UK warns technology vulnerable to “exploitation” by Chinese military | United Kingdom | New

Former CIA officer Nicholas Eftimiades warned that sensitive British technology and research remained vulnerable to exploitation by the Chinese military. Mr Eftimiades believes British high-tech innovations in facial recognition and advanced communications could fall into the hands of Xi Jinping’s totalitarian regime. The explosive claim comes on the heels of reports that UK authorities are trying to identify UK academics suspected of transmitting valuable information to Beijing.

Mr Eftimiades has worked in the US intelligence community for 30 years and believes the UK’s failure to tighten export regulations has left the country’s technology vulnerable.

He told Express.co.uk: “The UK is a really unique case and it is because of its legal structure.

“I mean in the United States, we have the international arms trafficking regulations, we have ITAR. We have export enforcement regulations.

“So we’re very, very heavily regulated as to what kind of technology can be exported and under what conditions. UK not so much.”

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The famous Chinese intelligence operations expert continued, “Technology that can be used for nuclear weapons purposes, which is heavily regulated in the UK.

“But not so many others, so you find the UK in collaborative academic and industrial relations with China.

“Microsatellite development [microsatellite] capabilities, develop software for facial recognition programs that sort of thing.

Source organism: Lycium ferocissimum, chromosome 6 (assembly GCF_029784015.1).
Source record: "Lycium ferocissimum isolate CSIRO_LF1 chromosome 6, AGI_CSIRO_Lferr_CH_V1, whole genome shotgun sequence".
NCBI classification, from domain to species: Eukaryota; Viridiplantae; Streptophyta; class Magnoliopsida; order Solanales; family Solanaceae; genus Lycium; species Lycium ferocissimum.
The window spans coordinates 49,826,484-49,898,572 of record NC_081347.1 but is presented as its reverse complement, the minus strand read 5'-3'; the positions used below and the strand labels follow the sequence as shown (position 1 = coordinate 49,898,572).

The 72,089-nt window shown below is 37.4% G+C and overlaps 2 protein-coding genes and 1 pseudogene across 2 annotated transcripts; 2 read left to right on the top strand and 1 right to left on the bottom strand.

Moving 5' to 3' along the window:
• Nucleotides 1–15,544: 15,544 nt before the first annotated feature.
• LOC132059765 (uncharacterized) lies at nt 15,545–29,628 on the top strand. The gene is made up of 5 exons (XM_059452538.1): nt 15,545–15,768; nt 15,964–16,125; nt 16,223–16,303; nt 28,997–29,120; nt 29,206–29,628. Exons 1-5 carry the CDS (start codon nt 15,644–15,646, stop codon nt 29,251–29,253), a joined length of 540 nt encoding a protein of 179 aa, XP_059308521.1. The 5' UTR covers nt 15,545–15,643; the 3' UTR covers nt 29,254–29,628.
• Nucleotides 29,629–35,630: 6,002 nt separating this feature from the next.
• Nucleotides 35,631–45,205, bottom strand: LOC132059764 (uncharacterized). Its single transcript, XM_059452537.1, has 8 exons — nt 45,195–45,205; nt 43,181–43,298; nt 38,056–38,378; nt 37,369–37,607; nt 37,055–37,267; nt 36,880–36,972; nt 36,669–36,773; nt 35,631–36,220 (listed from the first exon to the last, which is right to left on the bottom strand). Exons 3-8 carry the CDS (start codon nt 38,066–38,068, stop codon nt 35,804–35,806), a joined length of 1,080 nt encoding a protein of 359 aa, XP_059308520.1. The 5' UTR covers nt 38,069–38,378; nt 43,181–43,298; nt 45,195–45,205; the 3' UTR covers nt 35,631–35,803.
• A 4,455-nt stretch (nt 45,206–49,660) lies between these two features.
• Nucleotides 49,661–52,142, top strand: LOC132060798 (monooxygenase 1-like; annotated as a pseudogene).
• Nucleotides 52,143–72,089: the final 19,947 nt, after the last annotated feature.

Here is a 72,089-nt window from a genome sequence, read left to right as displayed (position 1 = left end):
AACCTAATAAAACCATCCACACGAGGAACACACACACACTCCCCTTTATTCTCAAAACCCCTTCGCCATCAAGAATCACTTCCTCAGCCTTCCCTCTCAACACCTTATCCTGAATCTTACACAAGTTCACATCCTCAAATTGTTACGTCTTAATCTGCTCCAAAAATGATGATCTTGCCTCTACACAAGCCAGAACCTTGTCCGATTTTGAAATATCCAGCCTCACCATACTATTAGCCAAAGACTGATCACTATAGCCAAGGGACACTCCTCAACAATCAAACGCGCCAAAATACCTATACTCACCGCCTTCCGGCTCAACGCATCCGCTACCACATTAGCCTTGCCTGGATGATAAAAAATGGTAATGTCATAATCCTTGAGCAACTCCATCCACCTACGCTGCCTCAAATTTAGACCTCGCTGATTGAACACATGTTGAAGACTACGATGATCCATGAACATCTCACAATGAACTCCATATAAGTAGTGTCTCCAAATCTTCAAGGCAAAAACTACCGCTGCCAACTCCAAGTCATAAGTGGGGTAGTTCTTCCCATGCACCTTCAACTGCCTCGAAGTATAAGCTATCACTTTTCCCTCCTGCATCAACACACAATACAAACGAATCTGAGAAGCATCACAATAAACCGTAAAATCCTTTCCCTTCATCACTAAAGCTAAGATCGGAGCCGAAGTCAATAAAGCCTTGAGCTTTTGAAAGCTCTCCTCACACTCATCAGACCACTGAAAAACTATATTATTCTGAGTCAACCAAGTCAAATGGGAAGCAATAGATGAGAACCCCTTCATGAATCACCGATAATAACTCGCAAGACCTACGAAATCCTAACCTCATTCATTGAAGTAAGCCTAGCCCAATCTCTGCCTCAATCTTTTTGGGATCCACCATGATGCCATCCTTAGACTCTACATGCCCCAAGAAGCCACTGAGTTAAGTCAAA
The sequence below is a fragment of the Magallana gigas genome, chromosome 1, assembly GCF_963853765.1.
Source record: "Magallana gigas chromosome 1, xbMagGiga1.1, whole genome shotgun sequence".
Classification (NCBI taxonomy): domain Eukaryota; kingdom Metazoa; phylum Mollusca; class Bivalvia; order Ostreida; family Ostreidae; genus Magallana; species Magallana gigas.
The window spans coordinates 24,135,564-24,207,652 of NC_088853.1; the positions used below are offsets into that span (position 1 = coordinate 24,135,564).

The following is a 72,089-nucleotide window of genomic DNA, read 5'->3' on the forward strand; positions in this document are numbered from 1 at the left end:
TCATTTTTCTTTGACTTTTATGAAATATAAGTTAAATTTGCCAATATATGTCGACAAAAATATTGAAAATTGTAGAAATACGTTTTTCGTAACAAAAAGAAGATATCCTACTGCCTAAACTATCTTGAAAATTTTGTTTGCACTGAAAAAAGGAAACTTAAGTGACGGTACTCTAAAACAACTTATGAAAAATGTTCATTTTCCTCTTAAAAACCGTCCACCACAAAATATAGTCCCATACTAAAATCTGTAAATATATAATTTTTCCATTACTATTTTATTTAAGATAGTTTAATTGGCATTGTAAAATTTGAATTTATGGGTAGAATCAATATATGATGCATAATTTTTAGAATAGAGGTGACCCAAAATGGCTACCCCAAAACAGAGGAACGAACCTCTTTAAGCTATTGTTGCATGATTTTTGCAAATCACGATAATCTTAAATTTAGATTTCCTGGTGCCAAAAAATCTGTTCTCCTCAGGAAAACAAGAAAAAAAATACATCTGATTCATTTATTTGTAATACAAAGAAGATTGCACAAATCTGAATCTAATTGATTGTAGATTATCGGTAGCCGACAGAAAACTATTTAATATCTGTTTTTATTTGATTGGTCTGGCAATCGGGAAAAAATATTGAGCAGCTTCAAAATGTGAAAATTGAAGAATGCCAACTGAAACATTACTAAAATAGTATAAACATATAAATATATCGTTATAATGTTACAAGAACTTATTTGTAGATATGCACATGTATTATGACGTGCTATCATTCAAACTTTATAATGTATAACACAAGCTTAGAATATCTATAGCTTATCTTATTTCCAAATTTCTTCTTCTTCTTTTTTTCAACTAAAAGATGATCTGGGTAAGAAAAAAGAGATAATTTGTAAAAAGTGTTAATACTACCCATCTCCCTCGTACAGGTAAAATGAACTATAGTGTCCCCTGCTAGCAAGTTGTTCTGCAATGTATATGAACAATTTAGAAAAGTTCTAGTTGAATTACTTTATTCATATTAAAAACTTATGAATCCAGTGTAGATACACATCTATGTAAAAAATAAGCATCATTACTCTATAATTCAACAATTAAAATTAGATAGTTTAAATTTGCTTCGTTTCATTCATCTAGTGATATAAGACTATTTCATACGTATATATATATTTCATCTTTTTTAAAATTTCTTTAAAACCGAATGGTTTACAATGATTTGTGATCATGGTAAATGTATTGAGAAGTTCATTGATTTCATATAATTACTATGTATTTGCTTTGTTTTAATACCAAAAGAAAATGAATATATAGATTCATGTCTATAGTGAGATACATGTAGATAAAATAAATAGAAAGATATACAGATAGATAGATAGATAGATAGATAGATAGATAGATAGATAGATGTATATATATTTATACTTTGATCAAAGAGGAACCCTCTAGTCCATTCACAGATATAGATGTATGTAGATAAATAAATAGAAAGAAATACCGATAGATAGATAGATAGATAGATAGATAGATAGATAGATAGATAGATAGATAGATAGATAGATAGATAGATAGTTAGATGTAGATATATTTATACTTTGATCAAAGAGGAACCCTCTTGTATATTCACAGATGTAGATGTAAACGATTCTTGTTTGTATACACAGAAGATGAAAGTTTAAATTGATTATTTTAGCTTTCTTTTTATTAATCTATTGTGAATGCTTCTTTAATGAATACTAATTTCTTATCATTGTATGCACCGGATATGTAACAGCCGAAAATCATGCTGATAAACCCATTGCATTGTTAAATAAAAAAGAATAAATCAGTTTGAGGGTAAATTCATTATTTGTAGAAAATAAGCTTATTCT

“While the government might call it espionage or might call it sensitive technology, in fact, it is not illegal technology.”

In May, the Mail on Sunday reported that specialists from the Foreign Office and the Special Branch had tracked the number of academics suspected of passing British tech secrets to Chinese officials.

The high-level investigation reportedly focused on the activities of the universities of Manchester, Liverpool and Imperial College, according to the Daily Mail.

The Daily Mail report also states that none of the institutions were aware of or directly involved in wrongdoing.

The University of Manchester was forced to abandon a deal with a Chinese tech company earlier this year after it was revealed that the company’s apps were being used by Chinese security forces in oppressing the marginalized Uyghur minority in Xinjiang.

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